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Autumn Is A Great Time To Adopt A Trail

September 22, 2006

Fog is creeping up the valleys, and there is a nip in the morning air. Why not give yourself an excuse to visit your favorite trail on a conservation area?

Jefferson City, Missouri - When the searing heat and oppressive humidity of summer finally abate, outdoors men and women flock to the woods to enjoy fall pursuits. For many Missourians, that means visiting a conservation area. This interval between the torpor of summer and the rigors of winter is a great time to hike, bike or ride a horse through woods, glades, wetlands and prairies. It also is a great time to help maintain trails through such areas.

With more than 700 miles of trail on 136 areas, the Conservation Department has its hands full maintaining them all. The agency's Adopt-A-Trail Program gives nature lovers a way of helping maintain their favorite trails and an excuse to visit them several times a year.

"Summer can be tough on trails," said Teresa Kight, a recreation specialist with the Missouri Department of Conservation. "This summer's drought took a toll on plants, and that can leave soil along trails vulnerable to erosion. It only takes one heavy rain to start the process. Fall is an excellent time to repair water bars and check erosion problems before they get really bad."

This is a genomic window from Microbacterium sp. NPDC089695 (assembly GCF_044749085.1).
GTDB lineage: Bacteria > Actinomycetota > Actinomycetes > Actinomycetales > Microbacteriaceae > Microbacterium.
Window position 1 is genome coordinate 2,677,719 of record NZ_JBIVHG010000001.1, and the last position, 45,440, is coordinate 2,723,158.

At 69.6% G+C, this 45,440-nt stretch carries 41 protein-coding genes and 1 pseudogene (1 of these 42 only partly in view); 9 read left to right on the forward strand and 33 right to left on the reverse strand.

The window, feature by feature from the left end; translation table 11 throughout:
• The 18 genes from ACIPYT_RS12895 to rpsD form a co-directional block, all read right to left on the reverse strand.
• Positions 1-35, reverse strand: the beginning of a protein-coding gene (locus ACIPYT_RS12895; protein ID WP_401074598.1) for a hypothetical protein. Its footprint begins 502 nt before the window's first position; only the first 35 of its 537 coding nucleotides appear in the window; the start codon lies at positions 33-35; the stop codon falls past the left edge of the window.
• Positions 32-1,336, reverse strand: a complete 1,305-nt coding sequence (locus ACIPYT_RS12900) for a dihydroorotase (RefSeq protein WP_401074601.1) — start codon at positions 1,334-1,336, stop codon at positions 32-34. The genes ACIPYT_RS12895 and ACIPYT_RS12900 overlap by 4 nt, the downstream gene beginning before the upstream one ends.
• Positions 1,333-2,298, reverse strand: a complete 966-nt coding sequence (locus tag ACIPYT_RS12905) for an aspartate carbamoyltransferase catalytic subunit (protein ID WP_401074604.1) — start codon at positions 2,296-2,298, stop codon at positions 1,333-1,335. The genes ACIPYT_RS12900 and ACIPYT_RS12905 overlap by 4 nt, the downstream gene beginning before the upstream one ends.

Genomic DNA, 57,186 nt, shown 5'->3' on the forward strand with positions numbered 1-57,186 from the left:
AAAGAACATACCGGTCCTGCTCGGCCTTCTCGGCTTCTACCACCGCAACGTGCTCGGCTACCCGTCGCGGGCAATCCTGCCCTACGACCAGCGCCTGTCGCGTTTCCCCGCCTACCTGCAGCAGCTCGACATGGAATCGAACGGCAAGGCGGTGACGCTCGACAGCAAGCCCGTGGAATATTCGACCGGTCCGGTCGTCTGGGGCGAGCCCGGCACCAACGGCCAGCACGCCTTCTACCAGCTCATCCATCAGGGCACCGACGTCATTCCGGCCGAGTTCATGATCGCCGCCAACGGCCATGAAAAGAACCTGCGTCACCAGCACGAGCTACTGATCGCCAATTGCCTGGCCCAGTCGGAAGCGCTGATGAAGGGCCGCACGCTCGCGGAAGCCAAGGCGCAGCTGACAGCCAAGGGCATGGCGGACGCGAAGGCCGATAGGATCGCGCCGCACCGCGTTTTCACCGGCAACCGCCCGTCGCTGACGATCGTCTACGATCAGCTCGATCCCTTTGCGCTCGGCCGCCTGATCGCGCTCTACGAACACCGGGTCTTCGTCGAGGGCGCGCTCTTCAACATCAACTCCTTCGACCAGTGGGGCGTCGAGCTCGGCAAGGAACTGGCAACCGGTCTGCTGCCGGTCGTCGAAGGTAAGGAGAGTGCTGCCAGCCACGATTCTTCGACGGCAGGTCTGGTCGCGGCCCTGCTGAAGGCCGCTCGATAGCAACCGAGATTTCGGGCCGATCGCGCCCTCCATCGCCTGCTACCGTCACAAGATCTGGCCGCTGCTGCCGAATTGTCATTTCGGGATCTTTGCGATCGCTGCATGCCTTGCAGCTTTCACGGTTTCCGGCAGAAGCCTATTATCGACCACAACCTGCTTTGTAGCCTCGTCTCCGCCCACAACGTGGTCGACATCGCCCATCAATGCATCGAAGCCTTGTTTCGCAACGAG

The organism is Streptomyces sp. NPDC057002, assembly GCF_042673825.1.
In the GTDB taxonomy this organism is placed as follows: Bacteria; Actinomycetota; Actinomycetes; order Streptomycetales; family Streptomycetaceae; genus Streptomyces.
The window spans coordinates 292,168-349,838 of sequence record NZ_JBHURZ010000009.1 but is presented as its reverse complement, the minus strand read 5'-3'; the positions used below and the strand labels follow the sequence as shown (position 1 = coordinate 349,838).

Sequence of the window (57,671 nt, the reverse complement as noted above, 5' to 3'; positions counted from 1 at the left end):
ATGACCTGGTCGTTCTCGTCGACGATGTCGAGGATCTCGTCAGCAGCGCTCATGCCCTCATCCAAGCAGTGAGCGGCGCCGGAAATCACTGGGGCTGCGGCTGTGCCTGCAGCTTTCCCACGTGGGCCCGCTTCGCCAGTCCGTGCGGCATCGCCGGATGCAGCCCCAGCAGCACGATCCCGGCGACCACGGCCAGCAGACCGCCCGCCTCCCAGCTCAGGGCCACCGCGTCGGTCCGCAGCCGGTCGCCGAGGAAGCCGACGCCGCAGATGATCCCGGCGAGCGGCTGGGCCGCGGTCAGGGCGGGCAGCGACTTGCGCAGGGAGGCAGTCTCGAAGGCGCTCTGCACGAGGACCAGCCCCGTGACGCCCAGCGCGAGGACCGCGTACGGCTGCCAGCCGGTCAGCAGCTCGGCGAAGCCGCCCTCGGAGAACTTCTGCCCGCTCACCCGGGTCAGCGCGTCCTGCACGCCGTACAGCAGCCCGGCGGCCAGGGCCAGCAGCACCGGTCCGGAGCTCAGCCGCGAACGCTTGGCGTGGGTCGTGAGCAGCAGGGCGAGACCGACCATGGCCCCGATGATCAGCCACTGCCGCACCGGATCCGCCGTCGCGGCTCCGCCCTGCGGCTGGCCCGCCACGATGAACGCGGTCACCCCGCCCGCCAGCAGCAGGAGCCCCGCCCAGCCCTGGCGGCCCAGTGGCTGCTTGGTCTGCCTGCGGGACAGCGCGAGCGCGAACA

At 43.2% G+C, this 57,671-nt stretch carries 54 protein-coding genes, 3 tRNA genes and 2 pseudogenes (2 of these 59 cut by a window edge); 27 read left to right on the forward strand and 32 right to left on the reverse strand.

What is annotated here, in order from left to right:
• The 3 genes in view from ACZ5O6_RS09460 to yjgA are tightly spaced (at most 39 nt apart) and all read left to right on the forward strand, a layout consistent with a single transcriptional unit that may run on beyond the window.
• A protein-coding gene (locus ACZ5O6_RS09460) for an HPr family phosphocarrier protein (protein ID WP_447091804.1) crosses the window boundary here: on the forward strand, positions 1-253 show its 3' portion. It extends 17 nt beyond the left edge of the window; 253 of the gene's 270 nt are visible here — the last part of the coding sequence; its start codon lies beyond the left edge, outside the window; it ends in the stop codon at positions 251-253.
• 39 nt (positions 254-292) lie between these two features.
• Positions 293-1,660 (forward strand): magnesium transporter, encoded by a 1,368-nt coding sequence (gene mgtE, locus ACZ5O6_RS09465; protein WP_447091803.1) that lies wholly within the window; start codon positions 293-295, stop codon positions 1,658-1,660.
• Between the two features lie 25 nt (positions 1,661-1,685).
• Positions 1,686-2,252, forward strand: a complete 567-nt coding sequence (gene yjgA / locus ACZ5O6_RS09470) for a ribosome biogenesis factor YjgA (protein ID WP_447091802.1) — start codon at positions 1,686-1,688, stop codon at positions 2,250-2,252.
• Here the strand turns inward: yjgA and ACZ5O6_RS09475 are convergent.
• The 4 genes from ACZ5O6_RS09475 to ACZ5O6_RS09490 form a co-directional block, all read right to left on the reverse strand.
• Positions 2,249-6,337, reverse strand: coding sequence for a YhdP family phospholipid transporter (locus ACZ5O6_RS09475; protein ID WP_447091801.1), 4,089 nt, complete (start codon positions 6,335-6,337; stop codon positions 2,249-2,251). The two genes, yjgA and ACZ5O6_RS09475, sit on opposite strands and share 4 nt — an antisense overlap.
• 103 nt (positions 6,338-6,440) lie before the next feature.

Kight said participants in the Adopt-A-Trail Program include families, Boy and Girl Scout troops, hiking clubs and other organizations with an interest in the outdoors or a strong connection to a particular area. "This is a way to get involved in conservation in a way that has real, tangible results," she said. "It gives people a sense of pride and ownership."

Volunteers monitor, maintain and enhance trails and trailhead facilities. Common work projects include clearing loose rocks, sticks and branches that accumulate on trail surfaces, cutting back limbs and brush, cleaning water bars and drainage ditches, clearing debris from bridges, stairs and viewing decks and picking up trash.

"Adopt-A-Trail volunteers' work makes a huge difference in the quality of outdoor experience for everyone who visits conservation areas," said Kight. "Most of our trails are available for adoption. Anyone who wants to take one on can call me at (573) 522-4115, ext. 3636, or e-mail me at Teresa. Kight@mdc.mo.gov."

-Jim Low-

 

 
 
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